but then comes the quandary of ZERO tie-in with their WSBK program. is that sykes in the video…? is that Duinkers spinning that T-handle…? is that Yoda on the laptop…? dunno.

    maybe the brochure shots will go down in Cutter once Tom’s standing in front the bike, with the T-shirt, lifting the trophy…?

  3. Norm G. says:

    uh oh, something’s up gents. the proddy version of this bike is supposedly nearly identical to this R…? this does not bode well. well yes and no.

  4. richE says:

    Nothing like the whine of a turbo/supercharger, bought kaw 750 turbo back in the day and miss the whine, a street version will be in my garage when it comes out. So many v twins making that awful noise a little whine will be pleasing to there ear when i blow by them—way to go Kawasaki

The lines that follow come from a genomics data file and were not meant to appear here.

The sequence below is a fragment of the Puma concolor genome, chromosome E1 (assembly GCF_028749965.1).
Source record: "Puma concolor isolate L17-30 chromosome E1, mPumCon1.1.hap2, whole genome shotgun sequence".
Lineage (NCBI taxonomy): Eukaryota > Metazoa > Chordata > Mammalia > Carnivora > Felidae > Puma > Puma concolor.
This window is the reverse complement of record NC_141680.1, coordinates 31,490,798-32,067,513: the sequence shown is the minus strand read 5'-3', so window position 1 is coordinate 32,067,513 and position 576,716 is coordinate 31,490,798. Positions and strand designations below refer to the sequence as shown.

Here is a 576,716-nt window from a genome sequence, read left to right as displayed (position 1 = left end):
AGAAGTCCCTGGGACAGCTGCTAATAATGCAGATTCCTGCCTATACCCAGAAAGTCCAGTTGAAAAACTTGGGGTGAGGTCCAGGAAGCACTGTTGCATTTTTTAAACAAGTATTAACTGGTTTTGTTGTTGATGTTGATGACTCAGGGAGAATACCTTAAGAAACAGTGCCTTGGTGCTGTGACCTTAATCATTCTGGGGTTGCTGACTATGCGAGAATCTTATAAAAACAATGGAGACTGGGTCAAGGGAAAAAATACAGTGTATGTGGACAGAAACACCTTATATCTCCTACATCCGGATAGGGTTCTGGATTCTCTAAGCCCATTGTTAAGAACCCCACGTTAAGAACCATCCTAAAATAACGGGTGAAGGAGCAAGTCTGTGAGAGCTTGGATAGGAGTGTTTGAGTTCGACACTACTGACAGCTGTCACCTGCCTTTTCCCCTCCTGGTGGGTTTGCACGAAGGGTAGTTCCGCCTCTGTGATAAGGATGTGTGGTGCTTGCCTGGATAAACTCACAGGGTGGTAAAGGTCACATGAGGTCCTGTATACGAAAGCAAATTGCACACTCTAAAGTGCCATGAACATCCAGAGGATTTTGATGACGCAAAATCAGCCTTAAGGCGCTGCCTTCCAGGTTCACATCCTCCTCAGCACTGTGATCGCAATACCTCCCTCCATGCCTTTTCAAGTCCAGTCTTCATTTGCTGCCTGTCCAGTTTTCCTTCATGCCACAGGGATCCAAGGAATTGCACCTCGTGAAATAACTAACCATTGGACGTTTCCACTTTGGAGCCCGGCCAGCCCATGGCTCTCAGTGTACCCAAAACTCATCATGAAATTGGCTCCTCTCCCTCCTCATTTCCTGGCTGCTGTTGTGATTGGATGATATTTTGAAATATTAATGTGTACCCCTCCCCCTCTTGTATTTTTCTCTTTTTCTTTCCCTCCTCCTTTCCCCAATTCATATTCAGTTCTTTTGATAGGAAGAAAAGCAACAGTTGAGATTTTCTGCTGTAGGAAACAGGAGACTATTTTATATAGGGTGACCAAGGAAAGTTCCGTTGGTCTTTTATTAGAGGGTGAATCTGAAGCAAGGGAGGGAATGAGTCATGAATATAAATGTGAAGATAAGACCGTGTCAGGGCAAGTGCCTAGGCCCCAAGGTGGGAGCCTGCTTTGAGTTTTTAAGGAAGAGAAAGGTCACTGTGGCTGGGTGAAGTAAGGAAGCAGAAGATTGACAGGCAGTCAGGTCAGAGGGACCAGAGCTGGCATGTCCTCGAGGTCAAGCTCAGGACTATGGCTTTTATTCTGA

5. larryc7777 says:

    Big Green is taking a big chance with a bike this powerful. Most riders just don’t realize how quickly distances disappear with this amount of power available. What seems like a large space between you & the traffic ahead shrinks at an alarming rate. Plus, the speed that you’re going when that distance ends is probably more than you had anticipated. I recently traded my turbocharged ZRX1200 and I can verify that my statement is accurate. And my bike had a “mere” 240HP. Another issue has to do with wheelies. Maybe that’s why they referenced H2 in the name. Unintentional “moonshots” were the norm with my bike( until I lengthened the swingarm ).
    We all know that a large number of these bikes will end up in the hands of younger, less experienced riders. I sure hope they take the time to learn the capabilities of the bike & themselves before becoming a statistic.
    Having said all that…Damn, I really want one. 🙂

    • Norm G. says:

      re: “I sure hope they take the time to learn the capabilities of the bike & themselves before becoming a statistic.”